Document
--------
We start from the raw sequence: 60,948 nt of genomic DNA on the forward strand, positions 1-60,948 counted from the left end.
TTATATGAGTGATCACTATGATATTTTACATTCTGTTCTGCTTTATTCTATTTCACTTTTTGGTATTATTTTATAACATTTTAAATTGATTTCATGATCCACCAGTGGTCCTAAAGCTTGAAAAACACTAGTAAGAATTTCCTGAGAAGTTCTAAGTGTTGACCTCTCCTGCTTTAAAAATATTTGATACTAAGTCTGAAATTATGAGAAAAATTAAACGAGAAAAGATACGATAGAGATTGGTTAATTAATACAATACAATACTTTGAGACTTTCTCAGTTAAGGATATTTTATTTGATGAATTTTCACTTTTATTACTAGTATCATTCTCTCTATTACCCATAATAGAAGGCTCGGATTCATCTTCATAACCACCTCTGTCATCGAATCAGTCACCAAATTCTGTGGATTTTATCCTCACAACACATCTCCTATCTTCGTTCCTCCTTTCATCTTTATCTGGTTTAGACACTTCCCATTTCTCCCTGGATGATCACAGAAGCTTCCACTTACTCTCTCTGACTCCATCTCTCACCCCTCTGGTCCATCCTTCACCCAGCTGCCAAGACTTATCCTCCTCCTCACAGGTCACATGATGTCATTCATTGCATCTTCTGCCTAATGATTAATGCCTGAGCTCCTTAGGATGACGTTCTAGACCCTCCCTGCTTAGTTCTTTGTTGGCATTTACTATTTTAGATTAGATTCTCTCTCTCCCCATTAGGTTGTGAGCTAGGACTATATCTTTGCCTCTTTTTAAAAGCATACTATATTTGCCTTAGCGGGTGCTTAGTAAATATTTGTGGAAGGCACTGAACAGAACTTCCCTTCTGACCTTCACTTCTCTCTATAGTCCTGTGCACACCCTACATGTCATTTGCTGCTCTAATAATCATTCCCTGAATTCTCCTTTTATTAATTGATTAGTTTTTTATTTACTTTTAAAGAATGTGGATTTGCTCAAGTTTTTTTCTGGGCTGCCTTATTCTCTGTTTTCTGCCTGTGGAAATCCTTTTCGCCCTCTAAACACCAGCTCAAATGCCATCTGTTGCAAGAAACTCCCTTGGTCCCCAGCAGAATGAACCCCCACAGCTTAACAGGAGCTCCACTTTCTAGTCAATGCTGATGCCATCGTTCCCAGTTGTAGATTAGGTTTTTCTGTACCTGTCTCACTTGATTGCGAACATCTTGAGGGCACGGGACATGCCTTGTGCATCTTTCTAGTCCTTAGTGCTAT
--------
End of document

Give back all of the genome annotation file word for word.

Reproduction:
We start from the raw sequence: 60,948 nt of genomic DNA on the forward strand, positions 1-60,948 counted from the left end.
TTATATGAGTGATCACTATGATATTTTACATTCTGTTCTGCTTTATTCTATTTCACTTTTTGGTATTATTTTATAACATTTTAAATTGATTTCATGATCCACCAGTGGTCCTAAAGCTTGAAAAACACTAGTAAGAATTTCCTGAGAAGTTCTAAGTGTTGACCTCTCCTGCTTTAAAAATATTTGATACTAAGTCTGAAATTATGAGAAAAATTAAACGAGAAAAGATACGATAGAGATTGGTTAATTAATACAATACAATACTTTGAGACTTTCTCAGTTAAGGATATTTTATTTGATGAATTTTCACTTTTATTACTAGTATCATTCTCTCTATTACCCATAATAGAAGGCTCGGATTCATCTTCATAACCACCTCTGTCATCGAATCAGTCACCAAATTCTGTGGATTTTATCCTCACAACACATCTCCTATCTTCGTTCCTCCTTTCATCTTTATCTGGTTTAGACACTTCCCATTTCTCCCTGGATGATCACAGAAGCTTCCACTTACTCTCTCTGACTCCATCTCTCACCCCTCTGGTCCATCCTTCACCCAGCTGCCAAGACTTATCCTCCTCCTCACAGGTCACATGATGTCATTCATTGCATCTTCTGCCTAATGATTAATGCCTGAGCTCCTTAGGATGACGTTCTAGACCCTCCCTGCTTAGTTCTTTGTTGGCATTTACTATTTTAGATTAGATTCTCTCTCTCCCCATTAGGTTGTGAGCTAGGACTATATCTTTGCCTCTTTTTAAAAGCATACTATATTTGCCTTAGCGGGTGCTTAGTAAATATTTGTGGAAGGCACTGAACAGAACTTCCCTTCTGACCTTCACTTCTCTCTATAGTCCTGTGCACACCCTACATGTCATTTGCTGCTCTAATAATCATTCCCTGAATTCTCCTTTTATTAATTGATTAGTTTTTTATTTACTTTTAAAGAATGTGGATTTGCTCAAGTTTTTTTCTGGGCTGCCTTATTCTCTGTTTTCTGCCTGTGGAAATCCTTTTCGCCCTCTAAACACCAGCTCAAATGCCATCTGTTGCAAGAAACTCCCTTGGTCCCCAGCAGAATGAACCCCCACAGCTTAACAGGAGCTCCACTTTCTAGTCAATGCTGATGCCATCGTTCCCAGTTGTAGATTAGGTTTTTCTGTACCTGTCTCACTTGATTGCGAACATCTTGAGGGCACGGGACATGCCTTGTGCATCTTTCTAGTCCTTAGTGCTAT